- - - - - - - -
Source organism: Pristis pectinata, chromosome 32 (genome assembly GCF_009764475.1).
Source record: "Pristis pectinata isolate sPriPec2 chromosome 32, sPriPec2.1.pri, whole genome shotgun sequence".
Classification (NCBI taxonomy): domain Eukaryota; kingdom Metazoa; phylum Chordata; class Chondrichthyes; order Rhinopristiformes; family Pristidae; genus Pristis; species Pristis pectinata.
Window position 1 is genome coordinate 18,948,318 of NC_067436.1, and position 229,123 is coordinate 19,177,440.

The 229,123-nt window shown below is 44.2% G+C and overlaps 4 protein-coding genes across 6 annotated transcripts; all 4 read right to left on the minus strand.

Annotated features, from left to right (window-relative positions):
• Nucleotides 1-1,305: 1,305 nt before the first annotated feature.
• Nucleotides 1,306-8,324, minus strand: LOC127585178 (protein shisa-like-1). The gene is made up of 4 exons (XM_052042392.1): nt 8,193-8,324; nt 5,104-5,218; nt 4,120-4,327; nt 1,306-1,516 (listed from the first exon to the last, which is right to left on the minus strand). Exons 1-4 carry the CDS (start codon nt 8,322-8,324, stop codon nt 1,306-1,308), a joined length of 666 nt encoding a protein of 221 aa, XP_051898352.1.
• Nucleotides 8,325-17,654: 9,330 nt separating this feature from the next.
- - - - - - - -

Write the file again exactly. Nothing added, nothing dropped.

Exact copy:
Source organism: Pristis pectinata, chromosome 32 (genome assembly GCF_009764475.1).
Source record: "Pristis pectinata isolate sPriPec2 chromosome 32, sPriPec2.1.pri, whole genome shotgun sequence".
Classification (NCBI taxonomy): domain Eukaryota; kingdom Metazoa; phylum Chordata; class Chondrichthyes; order Rhinopristiformes; family Pristidae; genus Pristis; species Pristis pectinata.
Window position 1 is genome coordinate 18,948,318 of NC_067436.1, and position 229,123 is coordinate 19,177,440.

The 229,123-nt window shown below is 44.2% G+C and overlaps 4 protein-coding genes across 6 annotated transcripts; all 4 read right to left on the minus strand.

Annotated features, from left to right (window-relative positions):
• Nucleotides 1-1,305: 1,305 nt before the first annotated feature.
• Nucleotides 1,306-8,324, minus strand: LOC127585178 (protein shisa-like-1). The gene is made up of 4 exons (XM_052042392.1): nt 8,193-8,324; nt 5,104-5,218; nt 4,120-4,327; nt 1,306-1,516 (listed from the first exon to the last, which is right to left on the minus strand). Exons 1-4 carry the CDS (start codon nt 8,322-8,324, stop codon nt 1,306-1,308), a joined length of 666 nt encoding a protein of 221 aa, XP_051898352.1.
• Nucleotides 8,325-17,654: 9,330 nt separating this feature from the next.